Common. Core SHIFT 1 SHIFT 4 SHIFT 5 SHIFT 6 SHIFT 2 SHIFT 3

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1 TEXT COMPLEXITY IS WHAT WE ARE READING COM- PLEX ENOUGH?... 1 January CONTENT AREAS WHAT IS THE PLAN FOR LITERACY IN SOCIAL STUDIES?... 5 Common TAKING AN INITIAL LOOK AT THE COMMON CORE TIMELINE WHEN ARE THINGS GOING TO CHANGE FOR MY GRADE LEVEL?... 6 STATE STANDARDS AND K-12 ELA Now that Washington State has adopted the Common Core State Standards, it is time for Spokane Public Schools to plan for the shifts in English Language Arts. The 6 Major Shifts in Literacy OSPI has identified six areas where our state standards or content expectations have shifted from the state Grade Level Expectations (GLEs) to the new Common Core State Standards (CCSS). These areas will be the focus for this update. In each of the areas, Spokane Public Schools has some work already underway to ensure a smooth transition to the common core standards. Other areas will require continued work as we continue to support our district initiatives and mission for all students. In this update, each of the six major shifts will be addressed. While the transition to the CCSS has already started, it is important to remember that this transition is a process that will take a couple of years to complete. Spokane Public Schools has identified an additional shift in Literacy the Language Standards. In our work with Power Standards last spring, we began to notice that the CCSS expectations for usage, conventions and vocabulary were more specific than our state standards. A team of K-12 teachers created the Language Power Standards with specific grade level content expectations. Core SHIFT 1 Balance of Literary and Informa onal Text SHIFT 2 Literacy in the Content Areas SHIFT 3 Increased Complexity of Text SHIFT 4 Text based Ques ons and Answers SHIFT 5 Wri ng Using Evidence SHIFT 6 Academic Vocabulary NAME SHIFT Our content has been called English, Language Arts, Literacy, Reading and Writing. In an attempt to clear up any confusion and streamline our documents we will begin to call our content area English Language Arts (ELA). ELA is the title used by the Common Core State Standards. Any document referring to these standards will also have the ELA title.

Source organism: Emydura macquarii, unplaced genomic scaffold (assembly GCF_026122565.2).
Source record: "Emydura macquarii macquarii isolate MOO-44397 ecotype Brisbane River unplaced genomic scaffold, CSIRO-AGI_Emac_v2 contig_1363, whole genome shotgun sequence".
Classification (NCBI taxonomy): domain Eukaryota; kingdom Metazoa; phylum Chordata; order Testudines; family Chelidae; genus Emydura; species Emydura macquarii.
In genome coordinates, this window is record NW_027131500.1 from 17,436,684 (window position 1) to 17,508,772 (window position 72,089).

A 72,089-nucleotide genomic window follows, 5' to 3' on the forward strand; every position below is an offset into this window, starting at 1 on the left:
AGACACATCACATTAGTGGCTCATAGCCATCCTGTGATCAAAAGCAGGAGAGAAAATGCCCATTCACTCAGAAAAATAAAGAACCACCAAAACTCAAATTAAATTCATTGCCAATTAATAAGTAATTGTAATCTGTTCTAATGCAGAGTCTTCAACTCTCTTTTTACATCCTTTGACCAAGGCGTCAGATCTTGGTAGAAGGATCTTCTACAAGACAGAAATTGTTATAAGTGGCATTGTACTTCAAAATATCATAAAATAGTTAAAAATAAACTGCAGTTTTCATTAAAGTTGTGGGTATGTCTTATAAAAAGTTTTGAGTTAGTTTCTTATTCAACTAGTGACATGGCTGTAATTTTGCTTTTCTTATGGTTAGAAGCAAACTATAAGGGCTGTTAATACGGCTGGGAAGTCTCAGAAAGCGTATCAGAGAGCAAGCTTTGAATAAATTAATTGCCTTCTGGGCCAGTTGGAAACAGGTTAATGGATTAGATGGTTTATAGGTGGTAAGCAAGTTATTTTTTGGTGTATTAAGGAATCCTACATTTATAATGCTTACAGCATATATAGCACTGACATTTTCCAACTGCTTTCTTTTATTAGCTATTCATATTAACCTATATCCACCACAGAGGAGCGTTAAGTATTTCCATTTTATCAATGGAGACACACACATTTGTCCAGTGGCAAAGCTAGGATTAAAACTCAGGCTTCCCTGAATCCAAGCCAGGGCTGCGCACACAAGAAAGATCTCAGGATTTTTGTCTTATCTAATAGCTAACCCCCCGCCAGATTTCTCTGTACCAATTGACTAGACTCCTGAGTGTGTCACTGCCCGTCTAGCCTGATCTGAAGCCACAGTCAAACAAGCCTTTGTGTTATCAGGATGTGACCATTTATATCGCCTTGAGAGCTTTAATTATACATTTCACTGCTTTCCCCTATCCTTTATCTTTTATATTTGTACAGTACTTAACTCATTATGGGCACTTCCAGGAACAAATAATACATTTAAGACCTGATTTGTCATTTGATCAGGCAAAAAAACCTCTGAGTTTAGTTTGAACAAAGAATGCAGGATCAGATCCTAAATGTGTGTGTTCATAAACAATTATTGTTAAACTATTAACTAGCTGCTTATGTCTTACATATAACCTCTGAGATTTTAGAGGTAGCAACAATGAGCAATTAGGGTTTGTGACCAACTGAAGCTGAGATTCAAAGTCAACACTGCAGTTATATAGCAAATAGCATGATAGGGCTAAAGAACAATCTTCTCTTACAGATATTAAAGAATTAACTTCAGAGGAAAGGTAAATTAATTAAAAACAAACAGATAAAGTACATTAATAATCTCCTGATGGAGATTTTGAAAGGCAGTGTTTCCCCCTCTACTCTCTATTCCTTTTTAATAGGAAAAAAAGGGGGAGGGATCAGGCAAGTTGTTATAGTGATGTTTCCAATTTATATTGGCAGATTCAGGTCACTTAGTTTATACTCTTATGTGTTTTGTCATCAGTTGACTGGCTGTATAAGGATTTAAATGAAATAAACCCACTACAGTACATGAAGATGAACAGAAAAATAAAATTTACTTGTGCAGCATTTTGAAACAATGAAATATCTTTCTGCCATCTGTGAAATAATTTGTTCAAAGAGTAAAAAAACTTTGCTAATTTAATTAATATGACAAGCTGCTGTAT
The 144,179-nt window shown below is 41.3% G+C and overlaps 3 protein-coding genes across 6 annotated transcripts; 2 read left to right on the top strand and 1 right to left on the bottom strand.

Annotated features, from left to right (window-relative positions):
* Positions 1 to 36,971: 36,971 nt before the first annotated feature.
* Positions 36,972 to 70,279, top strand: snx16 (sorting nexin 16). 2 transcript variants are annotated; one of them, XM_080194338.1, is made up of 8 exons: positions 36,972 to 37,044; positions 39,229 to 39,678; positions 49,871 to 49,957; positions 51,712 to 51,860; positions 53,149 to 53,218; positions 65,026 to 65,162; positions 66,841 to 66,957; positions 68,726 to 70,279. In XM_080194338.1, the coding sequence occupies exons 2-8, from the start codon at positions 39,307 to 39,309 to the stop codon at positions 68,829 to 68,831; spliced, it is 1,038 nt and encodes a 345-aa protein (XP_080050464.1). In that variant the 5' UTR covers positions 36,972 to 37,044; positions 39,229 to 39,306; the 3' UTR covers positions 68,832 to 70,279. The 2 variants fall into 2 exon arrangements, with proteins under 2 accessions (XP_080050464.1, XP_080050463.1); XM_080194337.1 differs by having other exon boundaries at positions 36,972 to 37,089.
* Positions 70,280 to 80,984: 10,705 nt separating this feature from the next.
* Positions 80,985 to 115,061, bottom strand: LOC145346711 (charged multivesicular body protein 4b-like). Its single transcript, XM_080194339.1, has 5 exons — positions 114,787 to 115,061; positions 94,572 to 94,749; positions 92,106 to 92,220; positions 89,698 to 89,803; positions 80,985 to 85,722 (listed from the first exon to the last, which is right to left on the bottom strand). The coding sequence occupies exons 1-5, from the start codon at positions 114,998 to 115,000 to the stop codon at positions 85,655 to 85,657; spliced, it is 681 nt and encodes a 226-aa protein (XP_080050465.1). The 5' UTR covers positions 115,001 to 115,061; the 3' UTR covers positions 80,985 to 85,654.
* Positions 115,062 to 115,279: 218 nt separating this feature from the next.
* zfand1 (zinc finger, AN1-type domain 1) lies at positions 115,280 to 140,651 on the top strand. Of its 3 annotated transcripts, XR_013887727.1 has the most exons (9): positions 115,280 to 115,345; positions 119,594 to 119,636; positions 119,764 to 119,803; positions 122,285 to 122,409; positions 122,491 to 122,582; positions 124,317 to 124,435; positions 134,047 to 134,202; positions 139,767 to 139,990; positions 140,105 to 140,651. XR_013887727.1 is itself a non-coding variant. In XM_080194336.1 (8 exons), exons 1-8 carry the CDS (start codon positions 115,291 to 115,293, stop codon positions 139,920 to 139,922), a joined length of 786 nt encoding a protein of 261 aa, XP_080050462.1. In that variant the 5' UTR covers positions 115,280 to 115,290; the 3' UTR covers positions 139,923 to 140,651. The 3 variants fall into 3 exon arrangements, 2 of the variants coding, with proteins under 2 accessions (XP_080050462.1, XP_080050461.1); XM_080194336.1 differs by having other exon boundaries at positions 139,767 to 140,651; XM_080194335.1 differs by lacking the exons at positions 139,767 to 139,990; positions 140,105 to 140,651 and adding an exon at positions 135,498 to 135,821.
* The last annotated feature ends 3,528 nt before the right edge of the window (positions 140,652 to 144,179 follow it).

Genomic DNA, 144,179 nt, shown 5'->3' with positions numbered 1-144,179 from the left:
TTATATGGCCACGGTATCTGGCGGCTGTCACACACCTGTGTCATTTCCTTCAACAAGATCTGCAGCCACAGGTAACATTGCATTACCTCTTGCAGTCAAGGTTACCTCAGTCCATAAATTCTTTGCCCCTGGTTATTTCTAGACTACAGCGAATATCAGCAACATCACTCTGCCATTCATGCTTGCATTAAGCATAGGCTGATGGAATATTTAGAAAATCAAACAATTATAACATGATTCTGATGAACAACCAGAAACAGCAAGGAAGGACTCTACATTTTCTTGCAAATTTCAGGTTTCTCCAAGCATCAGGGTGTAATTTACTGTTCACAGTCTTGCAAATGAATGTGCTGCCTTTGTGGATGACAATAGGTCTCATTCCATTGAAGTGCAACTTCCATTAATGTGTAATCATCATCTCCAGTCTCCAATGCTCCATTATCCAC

2 Shift 1 : Balance of Texts Grade Level Literary Informational 4 50% 50% 8 45% 55% 12 30% 70% In Spokane Public Schools we have already started the transition to percentages listed in the CCSS. At grades K-5, grade level year-long plans direct teachers to balance literature and informational texts. With our SpringBoard instructional framework, grades 6-12 students are reading a variety of text types within a unit. For example in the first unit of grade 9, students read personal narratives, poetry, an excerpt from a novel and a memoir, a newspaper article and an independent novel. Within the year-long plan students have many opportunities to practice and master the skills to evaluate a variety of text on a theme or topic. TYPES OF TEXT As students progress through out K 12 system the type of text that they read becomes more informa onal and less literary. Shift 2 : Literacy in the Content CONTENT READING Content reading is an explicit expecta on in the CCSS for grades Standards for K 5 reading in history/ social studies, science and technical subjects are integrated into reading. Reading in content areas is a natural fit at elementary because students are with the same teacher all day. In addition, bookrooms have been provided leveled books that support social studies and science. Reading has been an important part of our social studies curriculum at the secondary level. With eight targeted reading standards that are assessed at each quarter, social studies teachers are our literacy experts in informational text. Sessions specifically designed for social studies were offered at last summer s Secondary Literacy Summer Institute. This year we plan to expand and to include sections to support literacy in science as well as social studies and English.